By The Nation
The Paradise Bangkok Molam International Band has been treating Western ears during tours to Europe in recent years and returns east this month for a show at the Fuji Rock Festival in Japan.
Meanwhile fellow molam outfit Khun Narin’s Electric Phin has landed itself a record deal with a US-based label.
Closer to home, the Jim Thompson Farm’s Molam Mobile Bus is on a musical tour of the Kingdom and plans are afoot to steer it abroad.
With its strong beats, rhythmic tunes and soulful lyrics molam has been the sound track for village festivals and rituals, weddings, temple fairs and even for healing the sick for centuries.
Rooted in temple sermons, the music is a narrative folk art preformed by mo-lam (master singers) backed by the khaen (bamboo-reed mouth organ) as well as ching (temple bells), the phin (lute) and the sor (fiddle).
Traditional forms of molam transformed as Thailand modernised from the 1950s onward, and ensembles and bands began to use Western instruments and arrangements.
Innovations such as dramatic and popular forms were created and the genre was recorded and distributed as “pop music”.
These days traditional forms of molam exist side by side with popular styles that have evolved in step with the dynamic changes in Thai society.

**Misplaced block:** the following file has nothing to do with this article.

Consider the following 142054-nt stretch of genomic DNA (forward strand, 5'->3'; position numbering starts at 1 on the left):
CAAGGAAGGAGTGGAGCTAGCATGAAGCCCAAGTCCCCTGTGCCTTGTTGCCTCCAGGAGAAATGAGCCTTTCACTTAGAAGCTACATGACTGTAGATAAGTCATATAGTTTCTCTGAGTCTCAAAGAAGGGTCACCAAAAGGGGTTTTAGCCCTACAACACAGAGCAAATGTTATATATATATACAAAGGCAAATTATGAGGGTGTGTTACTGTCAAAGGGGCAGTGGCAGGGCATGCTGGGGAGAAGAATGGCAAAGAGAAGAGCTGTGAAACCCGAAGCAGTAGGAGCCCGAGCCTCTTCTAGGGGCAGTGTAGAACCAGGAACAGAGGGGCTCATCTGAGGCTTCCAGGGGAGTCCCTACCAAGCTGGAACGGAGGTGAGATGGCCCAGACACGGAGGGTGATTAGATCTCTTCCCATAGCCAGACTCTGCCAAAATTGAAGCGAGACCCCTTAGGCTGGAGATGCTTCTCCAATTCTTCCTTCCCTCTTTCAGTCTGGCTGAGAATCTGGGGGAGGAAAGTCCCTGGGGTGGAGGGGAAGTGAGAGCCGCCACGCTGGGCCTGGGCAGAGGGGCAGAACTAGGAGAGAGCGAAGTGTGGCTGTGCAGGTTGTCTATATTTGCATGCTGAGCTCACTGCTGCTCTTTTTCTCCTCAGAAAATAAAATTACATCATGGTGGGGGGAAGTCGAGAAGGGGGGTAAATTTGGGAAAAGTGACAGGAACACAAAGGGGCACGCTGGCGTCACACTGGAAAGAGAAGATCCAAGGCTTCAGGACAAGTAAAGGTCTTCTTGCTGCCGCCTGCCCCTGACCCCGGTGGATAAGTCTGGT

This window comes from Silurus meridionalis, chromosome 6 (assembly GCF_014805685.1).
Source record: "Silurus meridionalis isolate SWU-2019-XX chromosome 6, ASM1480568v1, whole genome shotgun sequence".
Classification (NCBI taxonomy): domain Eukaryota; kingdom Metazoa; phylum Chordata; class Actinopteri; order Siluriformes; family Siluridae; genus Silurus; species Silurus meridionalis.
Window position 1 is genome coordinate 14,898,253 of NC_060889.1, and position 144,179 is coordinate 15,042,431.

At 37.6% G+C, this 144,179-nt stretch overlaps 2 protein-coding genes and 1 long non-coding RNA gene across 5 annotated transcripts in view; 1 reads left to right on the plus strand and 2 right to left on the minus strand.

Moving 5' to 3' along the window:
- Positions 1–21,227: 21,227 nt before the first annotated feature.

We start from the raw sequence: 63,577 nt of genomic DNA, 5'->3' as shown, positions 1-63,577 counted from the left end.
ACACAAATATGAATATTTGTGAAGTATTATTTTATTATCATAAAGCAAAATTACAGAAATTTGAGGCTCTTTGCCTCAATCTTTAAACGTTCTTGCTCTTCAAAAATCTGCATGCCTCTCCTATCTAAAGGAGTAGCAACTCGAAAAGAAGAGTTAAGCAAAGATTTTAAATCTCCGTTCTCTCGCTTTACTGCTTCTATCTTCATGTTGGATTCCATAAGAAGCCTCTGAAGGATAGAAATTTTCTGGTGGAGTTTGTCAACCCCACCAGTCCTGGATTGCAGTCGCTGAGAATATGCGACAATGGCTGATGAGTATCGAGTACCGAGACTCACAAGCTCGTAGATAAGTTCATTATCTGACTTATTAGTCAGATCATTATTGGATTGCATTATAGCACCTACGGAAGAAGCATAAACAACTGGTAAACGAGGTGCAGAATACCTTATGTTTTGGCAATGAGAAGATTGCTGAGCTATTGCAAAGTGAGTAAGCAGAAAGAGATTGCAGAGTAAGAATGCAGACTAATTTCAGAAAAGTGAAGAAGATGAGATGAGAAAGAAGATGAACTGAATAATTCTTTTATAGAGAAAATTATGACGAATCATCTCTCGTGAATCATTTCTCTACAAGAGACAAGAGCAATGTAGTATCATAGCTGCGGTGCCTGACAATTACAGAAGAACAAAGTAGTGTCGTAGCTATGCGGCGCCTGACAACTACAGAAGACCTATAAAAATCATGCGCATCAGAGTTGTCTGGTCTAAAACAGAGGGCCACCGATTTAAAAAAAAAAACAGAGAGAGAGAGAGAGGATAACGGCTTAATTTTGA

Experts will gather at the FCCT in Bangkok to play and discuss different styles of this iconic musical form, pondering its ongoing evolution and success.
On the panel will be:Dr Jarernchai Chonpairot, a music specialist at the College of Music, Mahasarakham University; Dr Gridthiya Gaweewong, the artistic director of the Jim Thompson Art Centre; Arthit Mulsarn, the curator for the Jim Thompson Mobile Molam Bus Project; Viraya Sawangchot, a specialist in popular music and senior fellow with the Social Enterprise Leadership Centre; and DJ Maft Sai, the owner of Zudrangma Records, Paradise Bangkok Molam International Band.
The panel moderator will be John Clewley, the Bangkok Post’s World Beat columnist, correspondent/photographer for Songlines (UK) magazine and contributor to the Rough Guide to World Music.